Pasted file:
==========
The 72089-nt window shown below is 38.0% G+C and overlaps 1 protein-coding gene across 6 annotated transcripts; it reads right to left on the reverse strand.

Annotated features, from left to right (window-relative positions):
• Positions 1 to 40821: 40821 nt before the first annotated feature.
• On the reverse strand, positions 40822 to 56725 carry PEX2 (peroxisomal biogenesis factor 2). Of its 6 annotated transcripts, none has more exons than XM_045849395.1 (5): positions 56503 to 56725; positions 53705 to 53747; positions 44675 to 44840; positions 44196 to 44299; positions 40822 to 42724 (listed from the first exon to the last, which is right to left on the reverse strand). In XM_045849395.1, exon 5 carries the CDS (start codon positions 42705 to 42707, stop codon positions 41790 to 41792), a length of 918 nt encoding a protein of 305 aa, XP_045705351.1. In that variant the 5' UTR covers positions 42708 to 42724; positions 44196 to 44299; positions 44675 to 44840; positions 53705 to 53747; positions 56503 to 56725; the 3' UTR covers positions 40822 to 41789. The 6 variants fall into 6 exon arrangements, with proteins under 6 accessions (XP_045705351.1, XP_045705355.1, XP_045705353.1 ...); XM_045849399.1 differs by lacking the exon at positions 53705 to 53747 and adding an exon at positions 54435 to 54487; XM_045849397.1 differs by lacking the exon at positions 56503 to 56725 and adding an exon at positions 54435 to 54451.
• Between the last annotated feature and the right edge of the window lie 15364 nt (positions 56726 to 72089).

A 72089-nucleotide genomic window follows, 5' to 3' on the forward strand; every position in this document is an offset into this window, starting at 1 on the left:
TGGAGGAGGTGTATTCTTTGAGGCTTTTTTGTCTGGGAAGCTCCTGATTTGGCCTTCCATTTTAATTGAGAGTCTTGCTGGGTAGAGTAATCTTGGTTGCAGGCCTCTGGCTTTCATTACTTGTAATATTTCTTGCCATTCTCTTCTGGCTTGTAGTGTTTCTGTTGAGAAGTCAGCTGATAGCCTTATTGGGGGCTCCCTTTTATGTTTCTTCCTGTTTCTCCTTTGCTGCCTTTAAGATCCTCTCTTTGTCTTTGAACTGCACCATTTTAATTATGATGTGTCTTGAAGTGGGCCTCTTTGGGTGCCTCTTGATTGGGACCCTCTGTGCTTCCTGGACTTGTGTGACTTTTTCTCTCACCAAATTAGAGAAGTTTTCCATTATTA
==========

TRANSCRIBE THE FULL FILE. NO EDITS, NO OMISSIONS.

The 72089-nt window shown below is 38.0% G+C and overlaps 1 protein-coding gene across 6 annotated transcripts; it reads right to left on the reverse strand.

Annotated features, from left to right (window-relative positions):
• Positions 1 to 40821: 40821 nt before the first annotated feature.
• On the reverse strand, positions 40822 to 56725 carry PEX2 (peroxisomal biogenesis factor 2). Of its 6 annotated transcripts, none has more exons than XM_045849395.1 (5): positions 56503 to 56725; positions 53705 to 53747; positions 44675 to 44840; positions 44196 to 44299; positions 40822 to 42724 (listed from the first exon to the last, which is right to left on the reverse strand). In XM_045849395.1, exon 5 carries the CDS (start codon positions 42705 to 42707, stop codon positions 41790 to 41792), a length of 918 nt encoding a protein of 305 aa, XP_045705351.1. In that variant the 5' UTR covers positions 42708 to 42724; positions 44196 to 44299; positions 44675 to 44840; positions 53705 to 53747; positions 56503 to 56725; the 3' UTR covers positions 40822 to 41789. The 6 variants fall into 6 exon arrangements, with proteins under 6 accessions (XP_045705351.1, XP_045705355.1, XP_045705353.1 ...); XM_045849399.1 differs by lacking the exon at positions 53705 to 53747 and adding an exon at positions 54435 to 54487; XM_045849397.1 differs by lacking the exon at positions 56503 to 56725 and adding an exon at positions 54435 to 54451.
• Between the last annotated feature and the right edge of the window lie 15364 nt (positions 56726 to 72089).

A 72089-nucleotide genomic window follows, 5' to 3' on the forward strand; every position in this document is an offset into this window, starting at 1 on the left:
TGGAGGAGGTGTATTCTTTGAGGCTTTTTTGTCTGGGAAGCTCCTGATTTGGCCTTCCATTTTAATTGAGAGTCTTGCTGGGTAGAGTAATCTTGGTTGCAGGCCTCTGGCTTTCATTACTTGTAATATTTCTTGCCATTCTCTTCTGGCTTGTAGTGTTTCTGTTGAGAAGTCAGCTGATAGCCTTATTGGGGGCTCCCTTTTATGTTTCTTCCTGTTTCTCCTTTGCTGCCTTTAAGATCCTCTCTTTGTCTTTGAACTGCACCATTTTAATTATGATGTGTCTTGAAGTGGGCCTCTTTGGGTGCCTCTTGATTGGGACCCTCTGTGCTTCCTGGACTTGTGTGACTTTTTCTCTCACCAAATTAGAGAAGTTTTCCATTATTA